Advertising helps brands in New Zealand

25 November 2009

WELLINGTON: Advertising is continuing to provide a substantial payback for brands in New Zealand, even in categories suffering during the recession, winning entries from the CAANZ Effie Awards 2009 show.

The CAANZ case studies – available to Warc subscribers here – cover sectors from alcoholic drinks to public services, and demonstrate how marketers in the country are meeting the challenges of the downturn.

Kiwibank, the financial services specialist, launched in New Zealand in 2002, amassing a customer base of 400,000 people by 2006, when it decided to mount a fresh acquisition drive.

This required a shift from being seen as a low cost and low service operator, as well as taking on rivals with a much longer history, and a reluctance to move provider on the part of consumers.

People aged 25–54 years old in the high income bracket were the target audience, and it was decided to appeal to patriotism, both as a "call to arms" and to depict the bank as a "challenger brand".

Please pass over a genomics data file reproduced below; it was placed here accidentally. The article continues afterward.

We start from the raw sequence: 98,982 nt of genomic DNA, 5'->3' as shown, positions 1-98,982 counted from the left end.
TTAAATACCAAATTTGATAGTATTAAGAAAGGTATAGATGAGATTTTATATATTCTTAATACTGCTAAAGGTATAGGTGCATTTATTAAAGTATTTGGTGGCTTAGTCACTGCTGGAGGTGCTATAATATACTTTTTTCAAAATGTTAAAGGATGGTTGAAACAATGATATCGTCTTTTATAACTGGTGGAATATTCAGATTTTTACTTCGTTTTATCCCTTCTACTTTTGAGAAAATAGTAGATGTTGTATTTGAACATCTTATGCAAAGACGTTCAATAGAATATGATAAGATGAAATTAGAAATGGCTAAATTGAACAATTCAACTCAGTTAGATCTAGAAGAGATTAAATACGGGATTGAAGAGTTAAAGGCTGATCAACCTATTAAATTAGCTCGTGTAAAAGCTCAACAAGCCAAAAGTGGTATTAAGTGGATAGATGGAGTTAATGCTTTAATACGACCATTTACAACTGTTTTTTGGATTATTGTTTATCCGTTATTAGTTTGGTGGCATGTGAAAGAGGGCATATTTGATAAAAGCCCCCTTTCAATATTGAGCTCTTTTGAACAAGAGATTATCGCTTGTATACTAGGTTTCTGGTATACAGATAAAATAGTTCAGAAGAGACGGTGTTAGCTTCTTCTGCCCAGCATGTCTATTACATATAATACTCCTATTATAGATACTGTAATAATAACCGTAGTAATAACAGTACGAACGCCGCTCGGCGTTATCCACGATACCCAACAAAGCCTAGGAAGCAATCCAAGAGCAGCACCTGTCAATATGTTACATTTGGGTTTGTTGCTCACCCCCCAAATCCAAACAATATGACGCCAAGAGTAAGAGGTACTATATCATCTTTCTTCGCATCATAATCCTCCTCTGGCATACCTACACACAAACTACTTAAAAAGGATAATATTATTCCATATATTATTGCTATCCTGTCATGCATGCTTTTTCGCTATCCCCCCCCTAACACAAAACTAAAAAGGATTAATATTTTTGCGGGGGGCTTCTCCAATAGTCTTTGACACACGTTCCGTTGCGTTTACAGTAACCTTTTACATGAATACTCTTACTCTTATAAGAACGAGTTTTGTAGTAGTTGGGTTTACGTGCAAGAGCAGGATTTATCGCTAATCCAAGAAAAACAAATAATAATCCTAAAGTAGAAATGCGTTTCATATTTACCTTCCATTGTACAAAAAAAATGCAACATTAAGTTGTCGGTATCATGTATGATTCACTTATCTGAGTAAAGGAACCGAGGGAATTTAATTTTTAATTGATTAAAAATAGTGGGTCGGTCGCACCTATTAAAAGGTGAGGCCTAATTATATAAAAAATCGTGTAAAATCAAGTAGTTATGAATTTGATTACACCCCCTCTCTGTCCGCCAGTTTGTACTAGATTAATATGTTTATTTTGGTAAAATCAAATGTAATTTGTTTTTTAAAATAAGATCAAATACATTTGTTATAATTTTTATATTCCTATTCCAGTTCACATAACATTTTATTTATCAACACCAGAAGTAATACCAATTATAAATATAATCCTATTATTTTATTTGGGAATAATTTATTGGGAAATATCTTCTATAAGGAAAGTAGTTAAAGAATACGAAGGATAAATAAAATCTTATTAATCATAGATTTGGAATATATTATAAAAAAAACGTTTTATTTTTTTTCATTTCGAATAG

Over the period from 2006, customer numbers rose 67%, a trend that survived the onset of the crisis, as 42% of people thinking of changing banks earlier this year were still considering switching to Kiwibank.

The travel industry around the world has also come under pressure in the slowdown, as consumers aim to secure cheap deals or cancel trips altogether, with New Zealand being no exception.

As the only full service airline in the country, Air New Zealand had to compete against domestic discount carriers, and attract greater international attention to offset declines in its home market.

In response, the integrated Nothing to Hide campaign featured the firm's ceo and staff "wearing body paint and a grin", to demonstrate the transparency of its fares, and give it a distinct tone of voice.

Substantial global media coverage, and some nine million video views on YouTube, helped double benchmark awareness levels, and set new standards for cost effectiveness.

Facing similar obstacles in the auto sector, Ford sought to introduce its redesignedFiesta at a time when category sales were down by 31.9% on an annual basis.

To achieve success in such a climate, the US giant focused on a new audience of young, influential females, who would not only want to purchase a Fiesta, but also act as brand advocates.

Communications made the Fiesta "cool" by associating it with up-and-coming bands on Bebo and other websites, with over 80% of the target ultimately saying they would consider buying the car.

Data sourced from CAANZ; additional content by Warc staff